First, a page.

Colour analysing of IPA brewing phases, including daily measuring of the fermentation process
Keywords:brewing, color analysation, IPA, wort, color measuring
Over the last decade, the brewing revolution has shown a new face to brewing. Besides the large-scale production, small-scale, artisanal hand crafted, and home breweries have also become important and relevant. This change has forced large-scale companies to change their usual methods and brew other types of recipes as well.
One of the most popular ALE-type beers is the Indian Pale Ale (IPA), which gives beer a fruity-citrus flavour due to its hop content. It is especially popular with novice brewers as it has no enormous machine requirements compared to LAGER-type beers.
In the study, we made our already known and popular recipe, a New England IPA, in a 30-litre brewing pot. This type requires only one type of malt; however, we added barley flakes, oat flakes, and wheat flakes to enhance the flavour. Hops are very dominant in the taste of this type of beer, five of which were used during brewing and later at “dry hopping” during fermentation.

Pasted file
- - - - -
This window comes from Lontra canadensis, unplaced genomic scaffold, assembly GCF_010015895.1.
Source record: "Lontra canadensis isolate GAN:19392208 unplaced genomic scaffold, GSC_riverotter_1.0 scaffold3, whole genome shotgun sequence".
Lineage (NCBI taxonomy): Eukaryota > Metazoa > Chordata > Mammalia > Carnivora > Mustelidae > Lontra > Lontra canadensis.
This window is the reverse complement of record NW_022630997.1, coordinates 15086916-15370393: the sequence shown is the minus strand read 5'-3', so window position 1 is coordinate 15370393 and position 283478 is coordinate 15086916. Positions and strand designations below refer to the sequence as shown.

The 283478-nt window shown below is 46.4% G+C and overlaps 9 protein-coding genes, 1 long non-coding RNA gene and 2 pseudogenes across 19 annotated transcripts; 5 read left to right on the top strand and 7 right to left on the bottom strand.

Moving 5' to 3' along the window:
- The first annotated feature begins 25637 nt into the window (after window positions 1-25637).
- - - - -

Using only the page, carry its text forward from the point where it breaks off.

Sampling was performed every minute during mashing, brewing, hopping, cooling, and yeasting with a calibrated NIX-type measuring device with repetition to avoid measurement errors. During the fermentation stage, the colour change was observed by daily sampling. The study aims to separate the stages of brewing by colour and identify the stages of the already known biological and chemical activities by colour.
This study is the first part of a more extended series of experiments where we will perform similar experiments on several types of beer (LAGER, STOUT, APA, WHEAT, RED, etc.). We would also like to know about the possible effect of carbonisation on colour, the possible effect of storage in a bottle on colour, and possible deviations from a similar decoction.
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